NEW YORK (Reuters) - Brent oil fell while U.S. crude futures steadied on Thursday as U.S.-China trade tensions persisted, both Chinese and Indian economies showed signs of slowing and news of surging U.S. production undermined OPEC-led output curbs.
Global benchmark Brent crude futures for April ended the session down 36 cents, or 0.5 percent, at $66.03 a barrel. The more active May Brent contract fell 27 cents, or 0.4 percent, to settled at $66.31.
U.S. West Texas Intermediate (WTI) crude for April delivery rose 28 cents, or 0.5 percent, to settle at $57.22.
For February, U.S. crude gained 6.4 percent while Brent crude rose 6.6 percent. Prices have been buoyed since January by supply cuts from the Organization of the Petroleum Exporting Countries and allies such as Russia - a group known as OPEC+.
Factory activity in China, the world’s biggest oil importer, shrank for a third month in February as export orders fell at the fastest pace since the financial crisis a decade ago.
India’s economy lost momentum in the final quarter of 2018, reducing the annual rate of growth to 6.6 percent, the slowest pace in five quarters and much less than expected.
“The energy complex will require major assistance from a renewed up-trend in the equities and/or some sustainable weakening in the U.S. dollar if WTI is able to lift much above the $58 mark,” Jim Ritterbusch, president of Ritterbusch and Associates, said in a note.
A Reuters survey of 36 economists and analysts indicated growing pessimism about prospects for a significant price rally this year, forecasting Brent would average $66.44 in 2019, slightly lower than the January forecast.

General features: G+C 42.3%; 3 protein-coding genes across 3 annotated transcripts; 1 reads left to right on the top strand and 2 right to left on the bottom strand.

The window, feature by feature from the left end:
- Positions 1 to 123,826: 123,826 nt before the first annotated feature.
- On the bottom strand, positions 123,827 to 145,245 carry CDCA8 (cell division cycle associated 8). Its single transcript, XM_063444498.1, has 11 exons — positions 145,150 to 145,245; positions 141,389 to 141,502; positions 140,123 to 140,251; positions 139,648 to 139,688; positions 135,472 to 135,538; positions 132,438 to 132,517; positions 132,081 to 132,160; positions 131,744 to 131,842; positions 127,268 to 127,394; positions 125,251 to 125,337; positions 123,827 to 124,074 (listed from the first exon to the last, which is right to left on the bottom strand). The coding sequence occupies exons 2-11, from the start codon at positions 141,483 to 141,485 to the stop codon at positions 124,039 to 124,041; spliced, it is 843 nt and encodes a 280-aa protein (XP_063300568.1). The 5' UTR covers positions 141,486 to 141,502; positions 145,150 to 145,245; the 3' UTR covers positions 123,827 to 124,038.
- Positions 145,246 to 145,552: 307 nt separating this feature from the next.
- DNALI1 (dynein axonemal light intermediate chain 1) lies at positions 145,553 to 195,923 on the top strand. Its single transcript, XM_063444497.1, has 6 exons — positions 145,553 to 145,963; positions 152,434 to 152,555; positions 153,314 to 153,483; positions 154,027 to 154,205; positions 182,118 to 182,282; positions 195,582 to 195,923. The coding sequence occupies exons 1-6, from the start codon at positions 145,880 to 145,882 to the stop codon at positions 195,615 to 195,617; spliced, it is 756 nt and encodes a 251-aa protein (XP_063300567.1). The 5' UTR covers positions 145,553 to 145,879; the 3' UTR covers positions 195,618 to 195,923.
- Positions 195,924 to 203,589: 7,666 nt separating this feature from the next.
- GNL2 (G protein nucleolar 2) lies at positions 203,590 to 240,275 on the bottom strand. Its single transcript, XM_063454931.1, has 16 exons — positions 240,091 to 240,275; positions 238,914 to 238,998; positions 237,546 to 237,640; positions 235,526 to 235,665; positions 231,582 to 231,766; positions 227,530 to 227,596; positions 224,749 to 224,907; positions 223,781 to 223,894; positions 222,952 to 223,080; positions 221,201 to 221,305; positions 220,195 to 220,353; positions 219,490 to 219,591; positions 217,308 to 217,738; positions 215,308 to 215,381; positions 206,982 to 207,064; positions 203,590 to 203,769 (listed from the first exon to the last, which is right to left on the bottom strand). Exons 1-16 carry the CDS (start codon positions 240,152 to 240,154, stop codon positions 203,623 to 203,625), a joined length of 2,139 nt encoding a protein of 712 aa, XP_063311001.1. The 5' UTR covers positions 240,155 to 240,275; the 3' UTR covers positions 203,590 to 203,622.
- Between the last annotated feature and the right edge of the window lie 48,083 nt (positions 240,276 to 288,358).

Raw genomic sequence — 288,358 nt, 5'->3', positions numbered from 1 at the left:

“In the short-term, oil markets are going to be characterized by supply tightness on international markets,” said Emirates NBD’s Edward Bell. “Over the rest of 2019, though, the rising oil price sits incongruously with slowing economic growth in major markets.”
U.S. President Donald Trump on Thursday warned he could walk away from a trade deal with China if it were not good enough, even as his economic advisers touted “fantastic” progress toward an agreement to end a dispute with the Asian country.
The United States and China have imposed tit-for-tat tariffs on hundreds of billions of dollars worth of each others’ goods, roiling financial markets
Crude prices have also been dragged by news that U.S. oil production surged more than 2 million barrels per day (bpd) in the past year to a record 12.1 million bpd last week.
Production in Texas rose by 35,000 bpd in December and in North Dakota by 18,000 bpd, monthly data showed on Thursday.
“You’ve got a tug of war between the bullish sentiment from OPEC+ cuts where they are actually sticking to it versus U.S. shale production,” said Darrell Fletcher, senior managing director of commodities at Huntington Bank.
“I do think in the past week or two, the upper hand has gone to the bullish side because of the numbers coming in from the production cuts.”
U.S. imports from Saudi Arabia and Venezuela to the U.S. have dropped sharply, helping to draw down U.S. commercial crude inventories by 8.6 million barrels last week, government data showed on Wednesday.
Russian Energy Minister Alexander Novak and his Saudi counterpart Khalid al-Falih discussed in a phone call bilateral cooperation in the energy sphere, Russia’s energy ministry said in a statement on Thursday, without elaborating.
The U.S. Energy Department said on Thursday it is offering up to 6 million barrels of sweet crude oil from the national emergency reserve in a sale mandated by previous laws to raise funds to modernize the facility.
(GRAPHIC: U.S. oil production & storage levels - tmsnrt.rs/2Vanxza)
Reporting by Noah Browning in LondonAdditional reporting by Henning GloysteinEditing by Marguerita Choy, David Gregorio and Cynthia Osterman